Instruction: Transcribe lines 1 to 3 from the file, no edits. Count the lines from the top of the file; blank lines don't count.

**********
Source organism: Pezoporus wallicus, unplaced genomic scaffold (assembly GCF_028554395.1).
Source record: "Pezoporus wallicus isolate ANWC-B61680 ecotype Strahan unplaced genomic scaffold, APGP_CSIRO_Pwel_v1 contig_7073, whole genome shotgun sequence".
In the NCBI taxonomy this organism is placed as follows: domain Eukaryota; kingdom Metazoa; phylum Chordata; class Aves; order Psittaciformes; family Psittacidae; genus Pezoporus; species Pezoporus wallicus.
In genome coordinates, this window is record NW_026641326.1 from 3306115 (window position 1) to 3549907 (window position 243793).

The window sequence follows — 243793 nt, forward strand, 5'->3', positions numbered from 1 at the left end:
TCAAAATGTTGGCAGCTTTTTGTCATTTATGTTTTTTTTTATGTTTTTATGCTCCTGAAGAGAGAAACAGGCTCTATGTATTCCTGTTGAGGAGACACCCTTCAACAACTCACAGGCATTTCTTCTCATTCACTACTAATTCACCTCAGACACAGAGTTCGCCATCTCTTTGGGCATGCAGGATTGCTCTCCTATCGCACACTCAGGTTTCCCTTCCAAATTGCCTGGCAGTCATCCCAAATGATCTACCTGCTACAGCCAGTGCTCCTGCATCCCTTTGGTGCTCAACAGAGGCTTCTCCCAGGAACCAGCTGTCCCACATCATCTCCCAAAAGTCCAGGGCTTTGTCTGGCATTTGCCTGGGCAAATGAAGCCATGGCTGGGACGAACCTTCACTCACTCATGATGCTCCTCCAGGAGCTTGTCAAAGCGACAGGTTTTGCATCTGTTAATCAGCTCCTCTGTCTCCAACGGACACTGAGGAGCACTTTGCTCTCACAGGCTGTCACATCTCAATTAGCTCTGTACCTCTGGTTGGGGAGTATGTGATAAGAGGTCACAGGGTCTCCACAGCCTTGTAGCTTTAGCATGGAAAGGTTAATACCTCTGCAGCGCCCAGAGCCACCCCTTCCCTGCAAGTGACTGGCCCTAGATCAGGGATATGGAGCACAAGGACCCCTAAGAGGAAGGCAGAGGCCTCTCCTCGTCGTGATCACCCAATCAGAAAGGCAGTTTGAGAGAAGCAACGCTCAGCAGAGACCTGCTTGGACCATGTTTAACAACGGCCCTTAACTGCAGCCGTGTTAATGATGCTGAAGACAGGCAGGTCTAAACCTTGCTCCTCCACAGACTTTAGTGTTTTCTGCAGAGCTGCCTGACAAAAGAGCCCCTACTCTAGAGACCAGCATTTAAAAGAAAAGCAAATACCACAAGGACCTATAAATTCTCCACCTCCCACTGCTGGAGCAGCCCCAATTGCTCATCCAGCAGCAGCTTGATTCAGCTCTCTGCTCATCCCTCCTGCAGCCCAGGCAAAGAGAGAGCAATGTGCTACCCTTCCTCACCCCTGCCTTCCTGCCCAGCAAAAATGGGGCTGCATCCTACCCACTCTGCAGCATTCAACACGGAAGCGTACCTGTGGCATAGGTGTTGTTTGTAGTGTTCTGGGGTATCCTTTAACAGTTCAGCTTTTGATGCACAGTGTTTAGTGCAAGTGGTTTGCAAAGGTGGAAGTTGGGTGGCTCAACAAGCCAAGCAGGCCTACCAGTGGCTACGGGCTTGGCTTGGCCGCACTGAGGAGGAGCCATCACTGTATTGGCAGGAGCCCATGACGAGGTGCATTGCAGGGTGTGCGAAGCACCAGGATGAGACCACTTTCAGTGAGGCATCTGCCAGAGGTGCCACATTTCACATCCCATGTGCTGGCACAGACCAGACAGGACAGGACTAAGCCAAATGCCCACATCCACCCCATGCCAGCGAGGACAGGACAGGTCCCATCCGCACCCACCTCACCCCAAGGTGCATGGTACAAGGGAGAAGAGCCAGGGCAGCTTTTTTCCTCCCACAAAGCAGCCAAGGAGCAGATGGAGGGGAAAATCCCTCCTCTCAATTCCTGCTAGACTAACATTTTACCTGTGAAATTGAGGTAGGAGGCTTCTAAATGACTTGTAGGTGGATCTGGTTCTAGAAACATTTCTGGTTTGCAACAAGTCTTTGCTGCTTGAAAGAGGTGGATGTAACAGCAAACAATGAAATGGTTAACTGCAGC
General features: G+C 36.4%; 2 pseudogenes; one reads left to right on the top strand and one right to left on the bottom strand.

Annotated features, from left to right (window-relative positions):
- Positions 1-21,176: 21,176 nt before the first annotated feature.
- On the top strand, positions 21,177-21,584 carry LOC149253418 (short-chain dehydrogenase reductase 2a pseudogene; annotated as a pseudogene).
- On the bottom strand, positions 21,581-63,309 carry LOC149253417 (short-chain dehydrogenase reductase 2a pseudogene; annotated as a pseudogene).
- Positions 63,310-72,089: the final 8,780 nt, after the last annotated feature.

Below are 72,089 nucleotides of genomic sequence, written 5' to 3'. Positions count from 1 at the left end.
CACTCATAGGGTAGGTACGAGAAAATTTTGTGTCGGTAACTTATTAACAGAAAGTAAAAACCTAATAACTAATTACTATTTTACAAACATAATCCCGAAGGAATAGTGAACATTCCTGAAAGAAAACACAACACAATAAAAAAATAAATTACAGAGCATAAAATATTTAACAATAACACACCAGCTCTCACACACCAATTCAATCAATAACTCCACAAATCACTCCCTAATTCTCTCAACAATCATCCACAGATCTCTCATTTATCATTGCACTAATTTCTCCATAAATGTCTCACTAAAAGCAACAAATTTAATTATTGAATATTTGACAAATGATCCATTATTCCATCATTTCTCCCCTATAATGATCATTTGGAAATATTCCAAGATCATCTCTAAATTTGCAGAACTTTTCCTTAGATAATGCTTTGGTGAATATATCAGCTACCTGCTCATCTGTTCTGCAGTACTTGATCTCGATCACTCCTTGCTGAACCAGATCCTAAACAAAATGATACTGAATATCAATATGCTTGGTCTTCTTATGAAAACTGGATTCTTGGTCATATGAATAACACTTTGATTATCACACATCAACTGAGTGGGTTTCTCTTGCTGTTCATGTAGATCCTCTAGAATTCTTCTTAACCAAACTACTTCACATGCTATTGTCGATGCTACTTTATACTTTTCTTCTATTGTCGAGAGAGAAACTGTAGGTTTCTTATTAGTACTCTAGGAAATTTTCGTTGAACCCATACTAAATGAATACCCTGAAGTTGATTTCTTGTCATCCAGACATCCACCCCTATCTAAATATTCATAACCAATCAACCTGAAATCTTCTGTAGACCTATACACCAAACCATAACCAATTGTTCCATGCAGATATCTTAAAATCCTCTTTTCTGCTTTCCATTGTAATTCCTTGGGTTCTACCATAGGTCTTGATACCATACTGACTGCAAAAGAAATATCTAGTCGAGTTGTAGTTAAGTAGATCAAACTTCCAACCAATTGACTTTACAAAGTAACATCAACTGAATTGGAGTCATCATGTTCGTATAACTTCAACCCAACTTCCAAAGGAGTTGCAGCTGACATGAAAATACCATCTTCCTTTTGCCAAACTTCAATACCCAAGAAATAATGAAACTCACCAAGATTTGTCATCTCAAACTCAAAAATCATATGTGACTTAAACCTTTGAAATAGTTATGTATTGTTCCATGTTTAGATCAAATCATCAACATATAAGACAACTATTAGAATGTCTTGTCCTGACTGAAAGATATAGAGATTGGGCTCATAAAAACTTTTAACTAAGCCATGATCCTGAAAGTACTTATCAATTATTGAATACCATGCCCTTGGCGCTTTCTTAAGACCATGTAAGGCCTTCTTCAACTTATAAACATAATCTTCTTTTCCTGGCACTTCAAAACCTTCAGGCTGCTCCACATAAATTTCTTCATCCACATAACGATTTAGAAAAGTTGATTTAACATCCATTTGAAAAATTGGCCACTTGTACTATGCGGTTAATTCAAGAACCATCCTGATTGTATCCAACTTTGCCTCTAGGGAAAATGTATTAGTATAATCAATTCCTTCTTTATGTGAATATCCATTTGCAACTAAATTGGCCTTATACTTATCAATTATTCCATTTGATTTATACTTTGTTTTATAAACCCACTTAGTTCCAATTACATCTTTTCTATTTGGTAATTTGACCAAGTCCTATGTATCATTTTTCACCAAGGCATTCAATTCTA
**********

Source organism: Pezoporus wallicus, unplaced genomic scaffold (assembly GCF_028554395.1).
Source record: "Pezoporus wallicus isolate ANWC-B61680 ecotype Strahan unplaced genomic scaffold, APGP_CSIRO_Pwel_v1 contig_7073, whole genome shotgun sequence".
In the NCBI taxonomy this organism is placed as follows: domain Eukaryota; kingdom Metazoa; phylum Chordata; class Aves; order Psittaciformes; family Psittacidae; genus Pezoporus; species Pezoporus wallicus.